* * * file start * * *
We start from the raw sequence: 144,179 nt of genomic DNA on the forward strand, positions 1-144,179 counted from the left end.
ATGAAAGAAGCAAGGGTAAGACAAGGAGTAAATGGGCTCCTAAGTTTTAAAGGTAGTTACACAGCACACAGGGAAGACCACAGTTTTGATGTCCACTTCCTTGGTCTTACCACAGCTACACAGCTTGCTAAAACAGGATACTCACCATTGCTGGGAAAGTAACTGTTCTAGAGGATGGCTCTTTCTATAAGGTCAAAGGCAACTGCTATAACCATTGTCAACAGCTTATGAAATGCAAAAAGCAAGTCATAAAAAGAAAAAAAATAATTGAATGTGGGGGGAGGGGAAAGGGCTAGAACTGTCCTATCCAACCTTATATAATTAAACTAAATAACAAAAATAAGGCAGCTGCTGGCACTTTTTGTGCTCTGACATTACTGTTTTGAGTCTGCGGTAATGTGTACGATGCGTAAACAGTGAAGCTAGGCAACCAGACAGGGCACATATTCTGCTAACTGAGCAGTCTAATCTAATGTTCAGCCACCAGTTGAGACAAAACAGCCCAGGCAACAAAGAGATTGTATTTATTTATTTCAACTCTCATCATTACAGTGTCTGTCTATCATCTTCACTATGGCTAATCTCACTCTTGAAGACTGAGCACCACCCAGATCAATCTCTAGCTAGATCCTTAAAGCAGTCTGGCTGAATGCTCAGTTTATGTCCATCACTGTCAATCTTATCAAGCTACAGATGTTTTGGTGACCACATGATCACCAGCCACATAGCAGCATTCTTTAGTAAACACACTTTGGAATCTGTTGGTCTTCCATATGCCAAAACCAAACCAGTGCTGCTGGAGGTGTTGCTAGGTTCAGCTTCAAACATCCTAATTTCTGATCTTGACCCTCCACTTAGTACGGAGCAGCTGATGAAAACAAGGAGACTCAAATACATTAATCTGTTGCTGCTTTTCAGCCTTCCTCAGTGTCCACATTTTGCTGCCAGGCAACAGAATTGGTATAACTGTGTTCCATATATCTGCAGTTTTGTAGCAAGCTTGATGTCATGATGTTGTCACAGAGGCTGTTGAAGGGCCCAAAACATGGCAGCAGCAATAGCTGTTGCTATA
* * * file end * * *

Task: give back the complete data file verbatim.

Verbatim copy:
We start from the raw sequence: 144,179 nt of genomic DNA on the forward strand, positions 1-144,179 counted from the left end.
ATGAAAGAAGCAAGGGTAAGACAAGGAGTAAATGGGCTCCTAAGTTTTAAAGGTAGTTACACAGCACACAGGGAAGACCACAGTTTTGATGTCCACTTCCTTGGTCTTACCACAGCTACACAGCTTGCTAAAACAGGATACTCACCATTGCTGGGAAAGTAACTGTTCTAGAGGATGGCTCTTTCTATAAGGTCAAAGGCAACTGCTATAACCATTGTCAACAGCTTATGAAATGCAAAAAGCAAGTCATAAAAAGAAAAAAAATAATTGAATGTGGGGGGAGGGGAAAGGGCTAGAACTGTCCTATCCAACCTTATATAATTAAACTAAATAACAAAAATAAGGCAGCTGCTGGCACTTTTTGTGCTCTGACATTACTGTTTTGAGTCTGCGGTAATGTGTACGATGCGTAAACAGTGAAGCTAGGCAACCAGACAGGGCACATATTCTGCTAACTGAGCAGTCTAATCTAATGTTCAGCCACCAGTTGAGACAAAACAGCCCAGGCAACAAAGAGATTGTATTTATTTATTTCAACTCTCATCATTACAGTGTCTGTCTATCATCTTCACTATGGCTAATCTCACTCTTGAAGACTGAGCACCACCCAGATCAATCTCTAGCTAGATCCTTAAAGCAGTCTGGCTGAATGCTCAGTTTATGTCCATCACTGTCAATCTTATCAAGCTACAGATGTTTTGGTGACCACATGATCACCAGCCACATAGCAGCATTCTTTAGTAAACACACTTTGGAATCTGTTGGTCTTCCATATGCCAAAACCAAACCAGTGCTGCTGGAGGTGTTGCTAGGTTCAGCTTCAAACATCCTAATTTCTGATCTTGACCCTCCACTTAGTACGGAGCAGCTGATGAAAACAAGGAGACTCAAATACATTAATCTGTTGCTGCTTTTCAGCCTTCCTCAGTGTCCACATTTTGCTGCCAGGCAACAGAATTGGTATAACTGTGTTCCATATATCTGCAGTTTTGTAGCAAGCTTGATGTCATGATGTTGTCACAGAGGCTGTTGAAGGGCCCAAAACATGGCAGCAGCAATAGCTGTTGCTATA